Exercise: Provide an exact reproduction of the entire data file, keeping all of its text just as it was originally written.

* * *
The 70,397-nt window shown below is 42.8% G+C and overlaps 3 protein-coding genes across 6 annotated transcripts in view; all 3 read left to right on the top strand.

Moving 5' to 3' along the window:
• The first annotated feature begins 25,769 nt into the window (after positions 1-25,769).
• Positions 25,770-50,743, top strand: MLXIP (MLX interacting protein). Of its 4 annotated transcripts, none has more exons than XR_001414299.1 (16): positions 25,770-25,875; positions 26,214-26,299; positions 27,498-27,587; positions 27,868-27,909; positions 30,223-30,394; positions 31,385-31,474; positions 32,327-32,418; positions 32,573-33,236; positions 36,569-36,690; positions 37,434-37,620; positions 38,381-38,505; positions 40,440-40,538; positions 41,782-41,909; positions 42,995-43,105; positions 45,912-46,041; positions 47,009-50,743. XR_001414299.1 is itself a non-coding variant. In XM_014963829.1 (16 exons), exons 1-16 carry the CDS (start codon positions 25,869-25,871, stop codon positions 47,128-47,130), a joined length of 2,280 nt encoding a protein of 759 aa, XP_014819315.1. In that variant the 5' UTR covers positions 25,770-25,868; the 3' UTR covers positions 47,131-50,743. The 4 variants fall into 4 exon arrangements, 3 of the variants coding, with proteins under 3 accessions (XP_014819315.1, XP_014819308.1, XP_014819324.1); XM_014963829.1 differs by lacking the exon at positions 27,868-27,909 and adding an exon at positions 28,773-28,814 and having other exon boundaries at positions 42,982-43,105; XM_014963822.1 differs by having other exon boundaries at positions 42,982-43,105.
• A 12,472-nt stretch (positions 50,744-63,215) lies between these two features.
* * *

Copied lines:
The 70,397-nt window shown below is 42.8% G+C and overlaps 3 protein-coding genes across 6 annotated transcripts in view; all 3 read left to right on the top strand.

Moving 5' to 3' along the window:
• The first annotated feature begins 25,769 nt into the window (after positions 1-25,769).
• Positions 25,770-50,743, top strand: MLXIP (MLX interacting protein). Of its 4 annotated transcripts, none has more exons than XR_001414299.1 (16): positions 25,770-25,875; positions 26,214-26,299; positions 27,498-27,587; positions 27,868-27,909; positions 30,223-30,394; positions 31,385-31,474; positions 32,327-32,418; positions 32,573-33,236; positions 36,569-36,690; positions 37,434-37,620; positions 38,381-38,505; positions 40,440-40,538; positions 41,782-41,909; positions 42,995-43,105; positions 45,912-46,041; positions 47,009-50,743. XR_001414299.1 is itself a non-coding variant. In XM_014963829.1 (16 exons), exons 1-16 carry the CDS (start codon positions 25,869-25,871, stop codon positions 47,128-47,130), a joined length of 2,280 nt encoding a protein of 759 aa, XP_014819315.1. In that variant the 5' UTR covers positions 25,770-25,868; the 3' UTR covers positions 47,131-50,743. The 4 variants fall into 4 exon arrangements, 3 of the variants coding, with proteins under 3 accessions (XP_014819315.1, XP_014819308.1, XP_014819324.1); XM_014963829.1 differs by lacking the exon at positions 27,868-27,909 and adding an exon at positions 28,773-28,814 and having other exon boundaries at positions 42,982-43,105; XM_014963822.1 differs by having other exon boundaries at positions 42,982-43,105.
• A 12,472-nt stretch (positions 50,744-63,215) lies between these two features.